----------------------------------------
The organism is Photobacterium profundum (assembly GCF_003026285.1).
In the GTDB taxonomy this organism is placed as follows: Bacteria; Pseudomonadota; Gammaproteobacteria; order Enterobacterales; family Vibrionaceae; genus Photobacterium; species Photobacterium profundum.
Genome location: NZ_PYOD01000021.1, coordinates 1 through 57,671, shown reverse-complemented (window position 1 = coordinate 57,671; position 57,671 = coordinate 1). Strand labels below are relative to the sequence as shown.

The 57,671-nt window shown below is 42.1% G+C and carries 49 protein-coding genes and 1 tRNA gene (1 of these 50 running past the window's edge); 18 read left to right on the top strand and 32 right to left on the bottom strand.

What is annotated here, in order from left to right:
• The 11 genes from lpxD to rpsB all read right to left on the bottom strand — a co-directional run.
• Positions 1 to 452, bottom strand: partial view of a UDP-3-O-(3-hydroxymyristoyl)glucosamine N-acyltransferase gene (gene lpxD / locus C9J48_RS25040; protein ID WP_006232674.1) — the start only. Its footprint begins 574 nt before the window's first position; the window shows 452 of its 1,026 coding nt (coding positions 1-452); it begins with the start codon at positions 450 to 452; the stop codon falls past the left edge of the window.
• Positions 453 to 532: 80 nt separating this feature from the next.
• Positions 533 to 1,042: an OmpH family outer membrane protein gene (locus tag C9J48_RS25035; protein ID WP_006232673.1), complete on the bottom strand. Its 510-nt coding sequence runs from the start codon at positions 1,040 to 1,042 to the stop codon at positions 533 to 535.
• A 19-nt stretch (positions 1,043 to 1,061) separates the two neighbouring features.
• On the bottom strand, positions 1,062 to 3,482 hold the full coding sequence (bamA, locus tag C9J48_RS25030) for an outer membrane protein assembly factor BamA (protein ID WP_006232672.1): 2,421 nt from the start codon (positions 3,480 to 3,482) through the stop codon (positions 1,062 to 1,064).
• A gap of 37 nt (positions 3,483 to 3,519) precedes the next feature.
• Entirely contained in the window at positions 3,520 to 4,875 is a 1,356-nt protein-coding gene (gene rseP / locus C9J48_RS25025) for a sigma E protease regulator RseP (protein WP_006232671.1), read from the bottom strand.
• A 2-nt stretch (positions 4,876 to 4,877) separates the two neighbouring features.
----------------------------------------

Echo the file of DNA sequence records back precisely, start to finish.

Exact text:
The organism is Photobacterium profundum (assembly GCF_003026285.1).
In the GTDB taxonomy this organism is placed as follows: Bacteria; Pseudomonadota; Gammaproteobacteria; order Enterobacterales; family Vibrionaceae; genus Photobacterium; species Photobacterium profundum.
Genome location: NZ_PYOD01000021.1, coordinates 1 through 57,671, shown reverse-complemented (window position 1 = coordinate 57,671; position 57,671 = coordinate 1). Strand labels below are relative to the sequence as shown.

The 57,671-nt window shown below is 42.1% G+C and carries 49 protein-coding genes and 1 tRNA gene (1 of these 50 running past the window's edge); 18 read left to right on the top strand and 32 right to left on the bottom strand.

What is annotated here, in order from left to right:
• The 11 genes from lpxD to rpsB all read right to left on the bottom strand — a co-directional run.
• Positions 1 to 452, bottom strand: partial view of a UDP-3-O-(3-hydroxymyristoyl)glucosamine N-acyltransferase gene (gene lpxD / locus C9J48_RS25040; protein ID WP_006232674.1) — the start only. Its footprint begins 574 nt before the window's first position; the window shows 452 of its 1,026 coding nt (coding positions 1-452); it begins with the start codon at positions 450 to 452; the stop codon falls past the left edge of the window.
• Positions 453 to 532: 80 nt separating this feature from the next.
• Positions 533 to 1,042: an OmpH family outer membrane protein gene (locus tag C9J48_RS25035; protein ID WP_006232673.1), complete on the bottom strand. Its 510-nt coding sequence runs from the start codon at positions 1,040 to 1,042 to the stop codon at positions 533 to 535.
• A 19-nt stretch (positions 1,043 to 1,061) separates the two neighbouring features.
• On the bottom strand, positions 1,062 to 3,482 hold the full coding sequence (bamA, locus tag C9J48_RS25030) for an outer membrane protein assembly factor BamA (protein ID WP_006232672.1): 2,421 nt from the start codon (positions 3,480 to 3,482) through the stop codon (positions 1,062 to 1,064).
• A gap of 37 nt (positions 3,483 to 3,519) precedes the next feature.
• Entirely contained in the window at positions 3,520 to 4,875 is a 1,356-nt protein-coding gene (gene rseP / locus C9J48_RS25025) for a sigma E protease regulator RseP (protein WP_006232671.1), read from the bottom strand.
• A 2-nt stretch (positions 4,876 to 4,877) separates the two neighbouring features.